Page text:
It’s often said that there’s no such thing as bad publicity. They may be saying terrible things about you, but at least your name is on everyone’s mind. The truth is that bad publicity can ruin your reputation if you don’t get it under control.
For instance, in 2016, sales of Ferrero’s popular spread Nutella dropped off after accusations that the palm oil used in their ingredients might be carcinogenic. To counter this, Ferrero launched a campaign focused on explaining how Nutella was a safe product. As a result, Nutella sales began to recover by the end of the year.
This demonstrates how even bad press on big products are turned around if it’s confronted, rather than ignored. The same kind of recovery comes when companies address other kinds of negative publicity quickly and thoroughly.
In the following article, you’ll find some common publicity issues businesses deal with, and ways of handling them that can not only minimize bad publicity but make it work to your advantage.
Negative or False Reviews
When you provide a quality product or service, an anonymous stranger who is critical of your business in public forums or on social media is frustrating. Usually, the review is an honest result of a bad customer experience, but sometimes it is a false review by someone looking to vent about something beyond your control — a disgruntled employee, a customer caught doing something unethical, like returning used goods and expecting a refund, a competitor seeking to tank your brand image. Regardless, you can benefit from bad feedback using some simple techniques.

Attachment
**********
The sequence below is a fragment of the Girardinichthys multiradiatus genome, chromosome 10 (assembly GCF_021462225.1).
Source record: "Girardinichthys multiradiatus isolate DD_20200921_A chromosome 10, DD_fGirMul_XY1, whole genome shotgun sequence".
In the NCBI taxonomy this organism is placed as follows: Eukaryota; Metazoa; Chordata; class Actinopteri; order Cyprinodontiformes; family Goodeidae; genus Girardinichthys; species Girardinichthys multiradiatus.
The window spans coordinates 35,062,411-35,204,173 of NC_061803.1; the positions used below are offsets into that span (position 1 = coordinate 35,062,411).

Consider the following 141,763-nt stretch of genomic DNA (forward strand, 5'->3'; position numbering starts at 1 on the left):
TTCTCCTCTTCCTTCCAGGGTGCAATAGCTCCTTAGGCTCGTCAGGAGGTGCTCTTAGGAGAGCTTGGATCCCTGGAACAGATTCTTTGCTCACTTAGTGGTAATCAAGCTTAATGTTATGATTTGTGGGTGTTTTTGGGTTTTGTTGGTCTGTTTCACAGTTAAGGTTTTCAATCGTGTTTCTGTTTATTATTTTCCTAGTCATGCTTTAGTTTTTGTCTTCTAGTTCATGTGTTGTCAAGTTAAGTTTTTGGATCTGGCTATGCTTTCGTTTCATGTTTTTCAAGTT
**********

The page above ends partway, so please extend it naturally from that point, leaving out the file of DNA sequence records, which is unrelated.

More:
First, you need to know how to handle the situation. Negative comments don’t make anyone happy, but the worst thing you can do is to just ignore them or delete them. You also shouldn’t respond immediately out of anger. Wait until you’ve regained your calm and then respond professionally and responsibly.
Make it a point to empathize with your customers and express concern. Even if the customer is being unreasonable, apologize and make the attempt to set things right. If there was an error, admit it and promise to correct it.
This kind of response shows your audience that you appreciate your customers and want to ensure that they’re happy. No matter how harsh the criticism, a responsible and positive reaction will show everyone else that your brand is trustworthy. As a result, you will lower the risk of losing customers and increase your chances of acquiring new ones.